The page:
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Azure Mobile Apps Gains Node.js Support

Microsoft makes significant progress with its Azure App Service by extending Node.js support by releasing a Node SDK for Azure Mobile Apps.

Building on the momentum of the progress being made with the Azure App Service since its debut last May, Microsoft has announced a significant milestone in extending Node.js support by releasing a Node SDK for Azure Mobile Apps.

"This enables you to build and run mobile backends using Node.js on App Service, as well as add push notifications, mobile auth, offline sync and other mobile features and backend APIs to any Node.js app running on App Service," said Christopher Anderson, Microsoft Program Manager for the Azure App Servic, in a blog post.

The Node SDK is open sourced, and Anderson points users to a link on GitHub for those who want to contribute to its development.

Anderson demonstrated an example of Azure Mobile App project with the Node.js hook in the blog post, and links to a more comprehensive explanation showing how to create an Azure Mobile App backend to an iOS app here. Azure Mobile Apps currently support Azure SQL Database and SQL Server via a Mobile Apps Table layer for production-ready apps, and Microsoft also provides an in-memory data store for testing and demonstration only.

On a related note, the end is near for Azure SQL Database Web and Business editions -- in fact, they'll no longer be available as of Saturday, Sept. 12. An announcement about the retirement of those editions went out about a year ago, so if you've still got references to those editions in your projects, you'll find that those projects will probably have issues. As well, you won't be able to create any new projects with those editions, as they just won't be there, after Sept. 12.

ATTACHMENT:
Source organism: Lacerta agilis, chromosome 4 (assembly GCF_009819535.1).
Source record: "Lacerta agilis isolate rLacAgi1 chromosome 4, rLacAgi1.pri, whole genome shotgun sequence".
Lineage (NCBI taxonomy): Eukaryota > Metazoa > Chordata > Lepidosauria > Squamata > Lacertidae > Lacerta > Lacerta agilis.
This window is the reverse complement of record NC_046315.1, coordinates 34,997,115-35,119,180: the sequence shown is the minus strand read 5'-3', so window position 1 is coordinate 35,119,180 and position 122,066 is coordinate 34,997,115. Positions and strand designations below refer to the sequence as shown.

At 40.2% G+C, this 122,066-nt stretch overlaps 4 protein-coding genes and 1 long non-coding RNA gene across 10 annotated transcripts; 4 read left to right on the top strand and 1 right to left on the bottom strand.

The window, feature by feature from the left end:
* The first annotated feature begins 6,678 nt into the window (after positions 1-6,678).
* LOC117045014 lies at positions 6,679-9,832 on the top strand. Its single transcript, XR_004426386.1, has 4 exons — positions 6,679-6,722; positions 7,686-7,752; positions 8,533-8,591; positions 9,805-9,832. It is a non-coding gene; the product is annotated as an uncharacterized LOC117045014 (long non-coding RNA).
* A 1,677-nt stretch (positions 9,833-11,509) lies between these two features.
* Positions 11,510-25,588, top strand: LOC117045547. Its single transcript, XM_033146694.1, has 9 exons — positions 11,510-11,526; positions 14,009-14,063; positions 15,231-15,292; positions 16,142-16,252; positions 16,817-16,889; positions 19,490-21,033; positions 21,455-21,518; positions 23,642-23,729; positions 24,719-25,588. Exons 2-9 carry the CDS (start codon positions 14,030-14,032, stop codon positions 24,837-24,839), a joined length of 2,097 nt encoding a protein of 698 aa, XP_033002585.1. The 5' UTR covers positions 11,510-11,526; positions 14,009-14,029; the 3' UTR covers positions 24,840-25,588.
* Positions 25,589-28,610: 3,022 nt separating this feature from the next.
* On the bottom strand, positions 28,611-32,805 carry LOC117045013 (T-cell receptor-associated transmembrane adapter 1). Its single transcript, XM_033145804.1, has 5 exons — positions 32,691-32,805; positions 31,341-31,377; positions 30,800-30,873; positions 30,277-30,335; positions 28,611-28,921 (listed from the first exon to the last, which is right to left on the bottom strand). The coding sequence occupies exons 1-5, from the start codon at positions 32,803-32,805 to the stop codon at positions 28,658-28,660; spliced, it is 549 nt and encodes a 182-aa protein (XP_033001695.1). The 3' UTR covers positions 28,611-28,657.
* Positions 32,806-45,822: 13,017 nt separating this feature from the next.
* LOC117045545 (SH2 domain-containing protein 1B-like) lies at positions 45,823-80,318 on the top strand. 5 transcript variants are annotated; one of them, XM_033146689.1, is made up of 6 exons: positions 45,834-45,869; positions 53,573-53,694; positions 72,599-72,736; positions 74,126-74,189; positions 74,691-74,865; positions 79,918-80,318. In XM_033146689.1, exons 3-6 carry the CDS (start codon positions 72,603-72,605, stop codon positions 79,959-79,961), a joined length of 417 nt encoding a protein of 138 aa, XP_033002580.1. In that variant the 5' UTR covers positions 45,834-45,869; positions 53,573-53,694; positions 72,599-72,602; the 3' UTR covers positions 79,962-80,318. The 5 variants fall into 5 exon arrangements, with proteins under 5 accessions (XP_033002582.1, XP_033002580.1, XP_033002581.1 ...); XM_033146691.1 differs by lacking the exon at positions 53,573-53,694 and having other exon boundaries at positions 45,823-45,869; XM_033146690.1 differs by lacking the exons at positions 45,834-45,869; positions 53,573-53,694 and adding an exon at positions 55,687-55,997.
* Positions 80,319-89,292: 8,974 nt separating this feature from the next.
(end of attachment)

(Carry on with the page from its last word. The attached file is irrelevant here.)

Instead, you'll need to update to the Azure SQL DatabaseBasic, Standard, and Premium service tiers, introduced in April 2014 (and updated since then), which have introduced a bit more flexibility in performance and user scalability. A comprehensive guide to upgrading to the new tiers is posted here.

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You Tell 'Em, Readers: If you've read this far, know that Michael Domingo, Visual Studio Magazine Editor in Chief, is here to serve you, dear readers, and wants to get you the information you so richly deserve. What news, content, topics, issues do you want to see covered in Visual Studio Magazine? He's listening at [email protected].

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